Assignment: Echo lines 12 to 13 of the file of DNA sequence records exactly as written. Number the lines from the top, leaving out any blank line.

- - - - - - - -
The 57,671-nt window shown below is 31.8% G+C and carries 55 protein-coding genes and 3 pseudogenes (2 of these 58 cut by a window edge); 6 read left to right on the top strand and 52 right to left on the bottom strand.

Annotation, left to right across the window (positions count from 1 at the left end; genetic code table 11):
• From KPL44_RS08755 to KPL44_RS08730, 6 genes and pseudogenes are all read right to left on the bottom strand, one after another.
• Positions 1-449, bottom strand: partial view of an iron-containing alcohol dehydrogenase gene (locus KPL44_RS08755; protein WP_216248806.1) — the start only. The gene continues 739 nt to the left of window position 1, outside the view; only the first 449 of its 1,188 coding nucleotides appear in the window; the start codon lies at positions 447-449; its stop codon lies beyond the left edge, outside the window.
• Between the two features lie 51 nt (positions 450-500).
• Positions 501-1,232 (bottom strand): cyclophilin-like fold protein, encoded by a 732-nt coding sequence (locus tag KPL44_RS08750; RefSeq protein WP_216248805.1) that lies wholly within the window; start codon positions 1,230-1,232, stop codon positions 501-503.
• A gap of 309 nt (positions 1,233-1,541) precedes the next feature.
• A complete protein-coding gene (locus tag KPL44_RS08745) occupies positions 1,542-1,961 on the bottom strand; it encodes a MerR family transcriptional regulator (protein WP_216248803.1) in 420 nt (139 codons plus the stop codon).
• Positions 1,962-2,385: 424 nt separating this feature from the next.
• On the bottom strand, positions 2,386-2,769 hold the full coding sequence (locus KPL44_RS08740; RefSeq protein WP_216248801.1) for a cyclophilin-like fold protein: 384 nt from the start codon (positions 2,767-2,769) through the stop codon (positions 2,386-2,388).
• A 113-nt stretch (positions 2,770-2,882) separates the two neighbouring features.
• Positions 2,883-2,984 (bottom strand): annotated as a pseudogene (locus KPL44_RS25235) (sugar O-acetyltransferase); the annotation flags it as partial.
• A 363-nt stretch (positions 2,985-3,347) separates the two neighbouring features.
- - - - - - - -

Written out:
• Positions 2,883-2,984 (bottom strand): annotated as a pseudogene (locus KPL44_RS25235) (sugar O-acetyltransferase); the annotation flags it as partial.
• A 363-nt stretch (positions 2,985-3,347) separates the two neighbouring features.